This question also applies to clipboard monitoring.
Imagine you are planning to deploy 100,000 copies of a Windows trojan with keylogger functionality. (For the record, I'm not talking about myself here.) Your trojan is going to send you megabytes of user input every day, 99.999% of it irrelevant. How do you find passwords in this flood of text and what can your victims do to mitigate the threat?
I see but one possibility: You have to intercept only the text entered after a known bank/email/etc page became active in a browser. But to tell it did?
1a) Monitor the titles of browser windows for known pages.
Mitigation: Use a browser with bank mode that does not reveal page name in its window title.
1b) Break into the address space of a browser to see what it is actually working with.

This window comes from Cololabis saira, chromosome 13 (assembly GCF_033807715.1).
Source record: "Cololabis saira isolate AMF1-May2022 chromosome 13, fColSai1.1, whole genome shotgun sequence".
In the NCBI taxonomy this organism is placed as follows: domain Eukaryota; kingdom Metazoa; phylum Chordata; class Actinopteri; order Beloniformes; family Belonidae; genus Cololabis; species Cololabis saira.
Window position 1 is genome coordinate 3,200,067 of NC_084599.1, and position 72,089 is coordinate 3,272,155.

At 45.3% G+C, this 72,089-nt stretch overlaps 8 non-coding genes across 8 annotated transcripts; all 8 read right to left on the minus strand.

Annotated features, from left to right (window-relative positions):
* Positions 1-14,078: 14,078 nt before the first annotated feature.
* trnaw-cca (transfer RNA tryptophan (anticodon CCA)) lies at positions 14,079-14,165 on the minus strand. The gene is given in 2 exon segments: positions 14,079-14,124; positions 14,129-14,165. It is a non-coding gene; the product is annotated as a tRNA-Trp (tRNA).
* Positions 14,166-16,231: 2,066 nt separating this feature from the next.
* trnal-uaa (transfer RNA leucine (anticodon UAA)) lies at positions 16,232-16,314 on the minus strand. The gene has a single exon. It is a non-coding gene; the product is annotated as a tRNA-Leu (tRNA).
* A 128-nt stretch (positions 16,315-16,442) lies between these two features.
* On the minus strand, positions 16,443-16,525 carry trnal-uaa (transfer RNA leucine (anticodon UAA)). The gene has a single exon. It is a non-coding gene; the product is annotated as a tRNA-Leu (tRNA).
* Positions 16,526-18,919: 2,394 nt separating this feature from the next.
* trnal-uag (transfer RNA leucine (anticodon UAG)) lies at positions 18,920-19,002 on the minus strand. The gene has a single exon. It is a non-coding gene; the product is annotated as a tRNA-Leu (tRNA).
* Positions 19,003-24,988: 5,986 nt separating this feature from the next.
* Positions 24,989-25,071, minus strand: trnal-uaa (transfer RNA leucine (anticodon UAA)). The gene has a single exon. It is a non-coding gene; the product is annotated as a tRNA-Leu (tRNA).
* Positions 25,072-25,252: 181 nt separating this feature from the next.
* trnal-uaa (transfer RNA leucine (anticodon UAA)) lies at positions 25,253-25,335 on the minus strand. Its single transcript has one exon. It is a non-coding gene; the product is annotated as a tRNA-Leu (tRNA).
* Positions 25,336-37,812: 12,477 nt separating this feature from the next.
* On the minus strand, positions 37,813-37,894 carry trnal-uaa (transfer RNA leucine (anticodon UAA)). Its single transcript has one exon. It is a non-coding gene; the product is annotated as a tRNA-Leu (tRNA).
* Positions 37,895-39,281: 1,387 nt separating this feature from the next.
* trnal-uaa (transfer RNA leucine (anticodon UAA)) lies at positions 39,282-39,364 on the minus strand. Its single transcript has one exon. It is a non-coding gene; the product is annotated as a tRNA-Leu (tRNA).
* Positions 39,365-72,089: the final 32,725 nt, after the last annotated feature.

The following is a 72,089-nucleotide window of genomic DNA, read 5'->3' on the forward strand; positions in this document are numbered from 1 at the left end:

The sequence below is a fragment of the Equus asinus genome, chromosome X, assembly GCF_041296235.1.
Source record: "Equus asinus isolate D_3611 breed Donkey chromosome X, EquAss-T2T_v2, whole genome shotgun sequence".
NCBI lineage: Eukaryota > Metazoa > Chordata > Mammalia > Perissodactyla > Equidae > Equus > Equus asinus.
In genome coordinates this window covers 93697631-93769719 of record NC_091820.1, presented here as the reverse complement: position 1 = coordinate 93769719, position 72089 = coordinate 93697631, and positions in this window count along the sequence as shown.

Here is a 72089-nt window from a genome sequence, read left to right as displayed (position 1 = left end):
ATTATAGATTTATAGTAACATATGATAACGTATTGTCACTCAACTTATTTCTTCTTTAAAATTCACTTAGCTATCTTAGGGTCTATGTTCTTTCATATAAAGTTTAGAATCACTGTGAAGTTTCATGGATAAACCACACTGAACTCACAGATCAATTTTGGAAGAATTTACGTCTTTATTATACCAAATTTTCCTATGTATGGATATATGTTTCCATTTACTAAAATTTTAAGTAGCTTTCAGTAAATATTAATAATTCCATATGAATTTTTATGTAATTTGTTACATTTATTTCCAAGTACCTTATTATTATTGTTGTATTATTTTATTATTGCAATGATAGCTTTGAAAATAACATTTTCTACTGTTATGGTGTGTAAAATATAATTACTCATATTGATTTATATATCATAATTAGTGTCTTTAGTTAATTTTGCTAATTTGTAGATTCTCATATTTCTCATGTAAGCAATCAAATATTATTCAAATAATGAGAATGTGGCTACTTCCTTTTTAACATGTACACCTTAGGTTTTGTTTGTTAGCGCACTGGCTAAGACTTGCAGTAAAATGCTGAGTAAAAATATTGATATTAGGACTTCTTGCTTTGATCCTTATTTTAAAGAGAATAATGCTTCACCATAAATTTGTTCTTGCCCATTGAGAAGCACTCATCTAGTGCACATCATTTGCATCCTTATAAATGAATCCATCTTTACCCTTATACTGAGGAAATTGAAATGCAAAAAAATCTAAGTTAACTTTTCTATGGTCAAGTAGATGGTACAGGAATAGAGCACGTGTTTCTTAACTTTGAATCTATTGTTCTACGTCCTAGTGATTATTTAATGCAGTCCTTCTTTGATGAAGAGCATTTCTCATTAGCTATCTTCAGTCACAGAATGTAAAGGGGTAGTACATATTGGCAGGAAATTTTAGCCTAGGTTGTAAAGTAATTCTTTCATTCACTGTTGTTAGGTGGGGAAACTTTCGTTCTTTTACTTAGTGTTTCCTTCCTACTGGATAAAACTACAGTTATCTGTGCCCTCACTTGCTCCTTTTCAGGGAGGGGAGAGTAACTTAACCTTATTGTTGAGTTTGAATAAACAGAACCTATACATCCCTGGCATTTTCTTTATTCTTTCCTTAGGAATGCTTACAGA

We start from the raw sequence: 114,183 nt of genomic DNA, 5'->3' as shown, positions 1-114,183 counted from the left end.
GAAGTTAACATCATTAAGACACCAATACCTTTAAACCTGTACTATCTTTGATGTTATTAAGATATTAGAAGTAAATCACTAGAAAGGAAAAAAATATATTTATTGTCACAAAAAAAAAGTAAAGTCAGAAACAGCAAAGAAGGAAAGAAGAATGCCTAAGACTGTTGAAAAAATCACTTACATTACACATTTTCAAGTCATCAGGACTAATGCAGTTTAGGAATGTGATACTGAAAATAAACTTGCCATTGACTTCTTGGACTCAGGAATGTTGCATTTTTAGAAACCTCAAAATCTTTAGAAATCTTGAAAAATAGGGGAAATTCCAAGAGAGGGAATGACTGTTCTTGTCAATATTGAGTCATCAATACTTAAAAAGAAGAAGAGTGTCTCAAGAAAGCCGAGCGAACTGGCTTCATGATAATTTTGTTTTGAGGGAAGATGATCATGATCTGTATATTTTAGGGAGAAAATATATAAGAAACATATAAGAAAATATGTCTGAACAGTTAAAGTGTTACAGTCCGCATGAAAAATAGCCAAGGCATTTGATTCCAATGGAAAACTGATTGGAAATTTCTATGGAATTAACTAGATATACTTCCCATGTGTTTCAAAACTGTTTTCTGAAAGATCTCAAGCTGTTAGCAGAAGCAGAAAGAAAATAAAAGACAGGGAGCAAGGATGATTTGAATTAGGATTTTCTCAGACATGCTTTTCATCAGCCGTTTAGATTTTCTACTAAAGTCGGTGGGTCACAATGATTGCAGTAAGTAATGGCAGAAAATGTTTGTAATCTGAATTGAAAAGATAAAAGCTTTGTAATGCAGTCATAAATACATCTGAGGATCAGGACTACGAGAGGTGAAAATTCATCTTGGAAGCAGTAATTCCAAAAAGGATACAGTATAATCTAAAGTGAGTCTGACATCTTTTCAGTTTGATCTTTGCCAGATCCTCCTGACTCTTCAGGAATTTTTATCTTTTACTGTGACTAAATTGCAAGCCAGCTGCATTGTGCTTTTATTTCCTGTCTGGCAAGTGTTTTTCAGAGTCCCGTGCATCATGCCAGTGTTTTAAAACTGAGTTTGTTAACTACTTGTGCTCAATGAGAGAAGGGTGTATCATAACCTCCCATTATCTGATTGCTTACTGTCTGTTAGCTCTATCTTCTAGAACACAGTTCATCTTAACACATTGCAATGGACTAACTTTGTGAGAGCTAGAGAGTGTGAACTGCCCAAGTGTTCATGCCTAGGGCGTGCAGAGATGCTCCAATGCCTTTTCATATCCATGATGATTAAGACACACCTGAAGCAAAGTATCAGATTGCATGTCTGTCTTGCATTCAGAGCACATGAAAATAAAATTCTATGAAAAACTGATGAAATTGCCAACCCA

Mitigation: Impossible apart from relying on your antivirus. However, this approach is highly sophisticated and used mostly in government-made malware in targeted attacks on political opponents. A simple guy like me is not likely to run into this.
2a) Monitor DNS requests for known domains with WinPcap and such.
Mitigation: Don't have WinPcap installed.
2b) Monitor DNS requests with a custom firewall-type driver.
Mitigation: Same as 1b.
Overall, from the common user's perspective a browser with bank mode plus the absence of WinPcap plus an antivirus for general safety seems to be a sufficient protection against keyloggers. Did I miss anything?